(Favorite hearty and rich Belgian beef stew with sweet caramelized onions and dark beer, perfect company fare by the fire after a long day skiing or snowshoeing.)
~ The Silver Plate Cookbook
2 very large yellow onions (1 1/2 to 2 pounds) peeled and thinly sliced
1 Tbsp. granulated sugar
1 cup unbleached flour
1 Tbsp. dried thyme
1 tsp. salt
1/2 tsp. freshly ground pepper
3 lbs. (1-in. cubed) beef stew meat (chuck is best)
vegetable oil (optional)
2 cups imported dark beer
chopped parsley (garnish)
- Coarsely dice bacon and saute in large skillet until crisp and brown. Remove bacon with a slotted spoon and reserve.
- Add onions to skillet and cook, covered, in rendered bacon fat until tender, about 20 minutes. Uncover skillet, raise heat, and sprinkle onions with sugar. Toss and stir until well browned. Transfer onions to strainer set over a bowl and let stand while you prepare the beef.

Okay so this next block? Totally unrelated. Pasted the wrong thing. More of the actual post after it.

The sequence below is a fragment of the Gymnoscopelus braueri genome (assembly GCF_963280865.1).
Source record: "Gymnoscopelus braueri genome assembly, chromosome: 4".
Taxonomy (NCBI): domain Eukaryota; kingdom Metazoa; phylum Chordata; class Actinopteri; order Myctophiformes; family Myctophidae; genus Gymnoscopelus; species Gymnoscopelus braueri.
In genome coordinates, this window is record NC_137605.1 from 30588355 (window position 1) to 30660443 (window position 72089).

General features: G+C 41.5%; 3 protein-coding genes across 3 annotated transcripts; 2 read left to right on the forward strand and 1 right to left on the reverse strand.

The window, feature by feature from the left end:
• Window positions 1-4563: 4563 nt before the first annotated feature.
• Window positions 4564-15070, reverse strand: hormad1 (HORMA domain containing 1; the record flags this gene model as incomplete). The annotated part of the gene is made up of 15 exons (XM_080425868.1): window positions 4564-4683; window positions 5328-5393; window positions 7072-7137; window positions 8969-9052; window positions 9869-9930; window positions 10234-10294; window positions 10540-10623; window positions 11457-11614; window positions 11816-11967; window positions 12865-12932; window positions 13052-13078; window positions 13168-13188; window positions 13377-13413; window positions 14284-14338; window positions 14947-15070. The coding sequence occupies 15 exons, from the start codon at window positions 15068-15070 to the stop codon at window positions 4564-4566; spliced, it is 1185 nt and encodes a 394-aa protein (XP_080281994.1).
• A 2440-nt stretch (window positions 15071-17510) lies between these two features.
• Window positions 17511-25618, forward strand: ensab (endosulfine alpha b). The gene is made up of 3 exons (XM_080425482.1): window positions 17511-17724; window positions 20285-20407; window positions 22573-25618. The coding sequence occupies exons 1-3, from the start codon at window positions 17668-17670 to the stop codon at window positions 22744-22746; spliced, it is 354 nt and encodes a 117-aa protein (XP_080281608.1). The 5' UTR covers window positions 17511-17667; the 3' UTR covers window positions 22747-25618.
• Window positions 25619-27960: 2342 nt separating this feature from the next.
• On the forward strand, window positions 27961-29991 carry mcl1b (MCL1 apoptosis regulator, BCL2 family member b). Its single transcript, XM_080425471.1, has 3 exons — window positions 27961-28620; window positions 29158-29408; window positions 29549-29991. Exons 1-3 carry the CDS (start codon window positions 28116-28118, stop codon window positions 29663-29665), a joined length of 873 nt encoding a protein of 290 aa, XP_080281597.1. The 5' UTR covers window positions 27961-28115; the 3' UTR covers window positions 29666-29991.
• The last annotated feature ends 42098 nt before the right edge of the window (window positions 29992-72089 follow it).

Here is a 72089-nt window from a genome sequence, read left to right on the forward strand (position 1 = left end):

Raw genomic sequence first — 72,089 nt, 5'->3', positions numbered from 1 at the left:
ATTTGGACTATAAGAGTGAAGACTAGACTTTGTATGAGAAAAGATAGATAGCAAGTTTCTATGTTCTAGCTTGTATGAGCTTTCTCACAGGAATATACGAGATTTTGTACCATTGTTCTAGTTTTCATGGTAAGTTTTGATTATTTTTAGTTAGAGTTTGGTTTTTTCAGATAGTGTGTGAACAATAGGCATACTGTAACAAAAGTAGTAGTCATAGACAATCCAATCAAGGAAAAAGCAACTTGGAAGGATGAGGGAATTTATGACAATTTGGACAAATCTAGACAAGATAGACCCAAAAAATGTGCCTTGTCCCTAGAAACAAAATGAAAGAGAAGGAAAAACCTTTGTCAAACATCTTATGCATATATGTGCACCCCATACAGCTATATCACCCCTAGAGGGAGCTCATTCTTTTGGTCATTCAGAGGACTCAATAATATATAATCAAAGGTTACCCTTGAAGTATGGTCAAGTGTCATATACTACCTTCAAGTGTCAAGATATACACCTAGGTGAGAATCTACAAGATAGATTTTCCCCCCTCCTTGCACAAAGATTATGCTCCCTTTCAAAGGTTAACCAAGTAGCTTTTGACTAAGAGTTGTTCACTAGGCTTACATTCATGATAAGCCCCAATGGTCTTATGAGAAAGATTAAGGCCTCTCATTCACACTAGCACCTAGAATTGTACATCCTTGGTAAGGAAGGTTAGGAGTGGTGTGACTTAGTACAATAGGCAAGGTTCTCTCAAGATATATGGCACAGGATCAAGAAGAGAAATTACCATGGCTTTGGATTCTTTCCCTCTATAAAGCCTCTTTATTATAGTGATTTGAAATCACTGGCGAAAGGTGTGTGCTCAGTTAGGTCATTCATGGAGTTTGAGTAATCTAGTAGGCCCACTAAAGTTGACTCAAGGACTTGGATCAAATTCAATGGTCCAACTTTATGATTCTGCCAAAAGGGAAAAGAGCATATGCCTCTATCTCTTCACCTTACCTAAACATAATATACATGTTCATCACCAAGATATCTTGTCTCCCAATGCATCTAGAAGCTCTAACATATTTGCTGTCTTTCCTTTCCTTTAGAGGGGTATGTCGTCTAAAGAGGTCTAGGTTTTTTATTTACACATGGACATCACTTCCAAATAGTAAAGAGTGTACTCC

- Stir flour, thyme, salt, and pepper together on plate and roll cubes of meat around in mixture until well coated. Shake off excess and set cubes on another plate.
- Press onions gently with back of spoon to extract as much cooking fat as possible. Transfer fat to a kettle. Add in vegetable oil if not enough for proper browning of beef. (Be sparing or carbonnade will be greasy).
- Set kettle over high heat; when very hot, add 6-8 cubes at a time to brown properly. Turn heat down slightly and cook until browned on all sides. Transfer with slotted spoon to clean plate and proceed with the browning until all meat is done.
- Preheat oven to 325 degrees.
- Pour beer into kettle and stir browned bits on bottom with spoon. Return beef cubes to kettle along with bacon and sauteed onions. Bring to simmer on stove. Cover and set on middle rack of oven.
- Cook 1 1/2 hours, stirring occasionally, until stew is thick and meat tender.
Taste and correct seasoning.
- Turn into heated serving dish, garnish with chopped parsley, and serve immediately. (6 portions)
Note: Serve carbonnade with buttered egg noodles tossed and poppy seeds, sauteed apples, black bread and good dark beer.